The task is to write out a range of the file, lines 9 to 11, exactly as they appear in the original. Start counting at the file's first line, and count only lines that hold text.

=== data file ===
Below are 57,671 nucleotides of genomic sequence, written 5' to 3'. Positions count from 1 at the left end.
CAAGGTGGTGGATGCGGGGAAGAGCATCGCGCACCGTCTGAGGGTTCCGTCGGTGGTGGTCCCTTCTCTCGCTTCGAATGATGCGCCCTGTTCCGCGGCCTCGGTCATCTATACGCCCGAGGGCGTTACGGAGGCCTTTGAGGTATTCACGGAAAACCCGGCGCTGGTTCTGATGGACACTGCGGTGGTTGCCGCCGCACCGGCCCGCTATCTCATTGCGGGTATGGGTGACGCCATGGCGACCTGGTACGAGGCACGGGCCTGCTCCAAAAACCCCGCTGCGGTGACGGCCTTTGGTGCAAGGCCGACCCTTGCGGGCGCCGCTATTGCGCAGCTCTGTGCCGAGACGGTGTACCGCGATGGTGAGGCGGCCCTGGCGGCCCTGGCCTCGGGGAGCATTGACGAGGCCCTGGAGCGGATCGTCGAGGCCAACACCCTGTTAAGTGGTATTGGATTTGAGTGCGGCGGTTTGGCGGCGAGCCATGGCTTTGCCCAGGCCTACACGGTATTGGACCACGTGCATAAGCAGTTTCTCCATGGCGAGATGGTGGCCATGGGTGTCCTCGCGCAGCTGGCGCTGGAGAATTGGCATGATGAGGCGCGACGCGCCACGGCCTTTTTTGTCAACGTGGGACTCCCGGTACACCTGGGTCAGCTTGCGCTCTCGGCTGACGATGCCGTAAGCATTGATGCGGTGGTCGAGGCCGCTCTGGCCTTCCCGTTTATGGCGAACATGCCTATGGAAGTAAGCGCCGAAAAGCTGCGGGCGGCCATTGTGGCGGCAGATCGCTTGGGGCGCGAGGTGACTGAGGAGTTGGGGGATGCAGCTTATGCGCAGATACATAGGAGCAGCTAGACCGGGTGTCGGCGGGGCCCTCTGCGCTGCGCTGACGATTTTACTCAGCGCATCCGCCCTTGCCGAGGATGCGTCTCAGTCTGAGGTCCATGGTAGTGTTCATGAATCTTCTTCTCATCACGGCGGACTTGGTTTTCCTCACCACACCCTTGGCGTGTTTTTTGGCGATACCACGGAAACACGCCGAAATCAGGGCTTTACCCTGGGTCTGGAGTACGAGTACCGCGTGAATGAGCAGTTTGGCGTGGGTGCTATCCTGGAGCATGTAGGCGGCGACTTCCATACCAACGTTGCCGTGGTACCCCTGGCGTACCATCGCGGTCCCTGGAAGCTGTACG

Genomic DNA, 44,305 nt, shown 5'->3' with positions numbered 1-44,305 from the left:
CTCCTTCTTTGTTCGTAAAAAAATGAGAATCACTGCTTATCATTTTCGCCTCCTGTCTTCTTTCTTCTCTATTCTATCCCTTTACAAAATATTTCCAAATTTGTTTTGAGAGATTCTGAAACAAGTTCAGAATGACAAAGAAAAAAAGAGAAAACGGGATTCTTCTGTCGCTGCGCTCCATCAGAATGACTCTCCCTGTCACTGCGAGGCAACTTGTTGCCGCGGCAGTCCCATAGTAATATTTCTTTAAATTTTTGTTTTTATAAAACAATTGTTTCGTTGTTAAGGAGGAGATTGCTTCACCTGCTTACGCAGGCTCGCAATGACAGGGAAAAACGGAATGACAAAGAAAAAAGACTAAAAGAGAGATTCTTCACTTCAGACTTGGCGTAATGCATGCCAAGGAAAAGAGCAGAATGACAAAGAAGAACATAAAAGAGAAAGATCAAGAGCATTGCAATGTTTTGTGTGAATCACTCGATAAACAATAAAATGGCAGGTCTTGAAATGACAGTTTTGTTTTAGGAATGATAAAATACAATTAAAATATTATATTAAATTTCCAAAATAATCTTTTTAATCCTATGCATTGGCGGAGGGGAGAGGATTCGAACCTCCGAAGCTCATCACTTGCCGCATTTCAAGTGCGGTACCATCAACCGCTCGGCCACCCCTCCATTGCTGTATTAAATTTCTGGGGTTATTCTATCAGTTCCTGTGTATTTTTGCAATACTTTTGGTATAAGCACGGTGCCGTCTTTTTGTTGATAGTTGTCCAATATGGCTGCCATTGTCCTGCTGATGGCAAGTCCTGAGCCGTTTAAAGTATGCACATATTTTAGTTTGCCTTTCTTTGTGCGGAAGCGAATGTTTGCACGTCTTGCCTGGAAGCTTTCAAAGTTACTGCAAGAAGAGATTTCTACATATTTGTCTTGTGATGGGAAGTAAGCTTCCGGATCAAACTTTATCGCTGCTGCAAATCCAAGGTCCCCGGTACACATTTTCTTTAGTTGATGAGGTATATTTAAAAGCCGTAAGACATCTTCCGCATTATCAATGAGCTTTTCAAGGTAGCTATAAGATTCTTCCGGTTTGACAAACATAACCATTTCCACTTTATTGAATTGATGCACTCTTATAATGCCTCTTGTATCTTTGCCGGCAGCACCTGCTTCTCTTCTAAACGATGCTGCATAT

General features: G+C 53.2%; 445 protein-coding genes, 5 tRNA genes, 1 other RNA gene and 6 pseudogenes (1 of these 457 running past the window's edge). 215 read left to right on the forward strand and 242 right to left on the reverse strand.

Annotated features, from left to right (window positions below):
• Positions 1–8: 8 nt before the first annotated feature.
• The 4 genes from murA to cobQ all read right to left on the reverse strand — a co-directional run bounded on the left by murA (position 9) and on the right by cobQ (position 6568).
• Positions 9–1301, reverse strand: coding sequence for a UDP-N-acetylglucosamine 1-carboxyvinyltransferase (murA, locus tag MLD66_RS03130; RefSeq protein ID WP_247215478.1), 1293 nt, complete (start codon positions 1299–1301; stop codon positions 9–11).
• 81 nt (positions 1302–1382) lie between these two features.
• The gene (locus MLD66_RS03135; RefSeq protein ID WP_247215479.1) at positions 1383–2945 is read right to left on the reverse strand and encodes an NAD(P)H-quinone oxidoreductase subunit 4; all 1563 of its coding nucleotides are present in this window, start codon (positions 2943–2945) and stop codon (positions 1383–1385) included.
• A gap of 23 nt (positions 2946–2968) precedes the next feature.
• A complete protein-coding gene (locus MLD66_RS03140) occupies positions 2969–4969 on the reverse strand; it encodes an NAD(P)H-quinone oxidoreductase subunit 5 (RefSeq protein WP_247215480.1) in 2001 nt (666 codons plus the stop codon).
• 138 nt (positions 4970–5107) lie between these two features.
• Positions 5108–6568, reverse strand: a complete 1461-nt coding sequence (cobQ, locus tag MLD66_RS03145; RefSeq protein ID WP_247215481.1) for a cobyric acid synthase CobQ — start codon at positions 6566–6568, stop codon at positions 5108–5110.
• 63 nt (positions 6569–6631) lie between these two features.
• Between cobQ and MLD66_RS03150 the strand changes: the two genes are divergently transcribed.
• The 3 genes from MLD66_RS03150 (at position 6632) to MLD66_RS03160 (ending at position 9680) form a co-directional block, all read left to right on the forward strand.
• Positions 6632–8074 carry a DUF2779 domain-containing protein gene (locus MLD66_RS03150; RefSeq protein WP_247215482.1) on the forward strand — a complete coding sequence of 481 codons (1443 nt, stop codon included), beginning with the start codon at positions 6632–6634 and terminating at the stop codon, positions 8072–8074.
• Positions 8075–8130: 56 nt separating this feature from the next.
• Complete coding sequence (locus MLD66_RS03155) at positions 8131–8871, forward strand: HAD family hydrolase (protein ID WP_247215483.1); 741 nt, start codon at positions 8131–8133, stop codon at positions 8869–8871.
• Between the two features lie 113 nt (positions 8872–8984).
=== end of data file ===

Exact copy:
• Positions 9–1301, reverse strand: coding sequence for a UDP-N-acetylglucosamine 1-carboxyvinyltransferase (murA, locus tag MLD66_RS03130; RefSeq protein ID WP_247215478.1), 1293 nt, complete (start codon positions 1299–1301; stop codon positions 9–11).
• 81 nt (positions 1302–1382) lie between these two features.
• The gene (locus MLD66_RS03135; RefSeq protein ID WP_247215479.1) at positions 1383–2945 is read right to left on the reverse strand and encodes an NAD(P)H-quinone oxidoreductase subunit 4; all 1563 of its coding nucleotides are present in this window, start codon (positions 2943–2945) and stop codon (positions 1383–1385) included.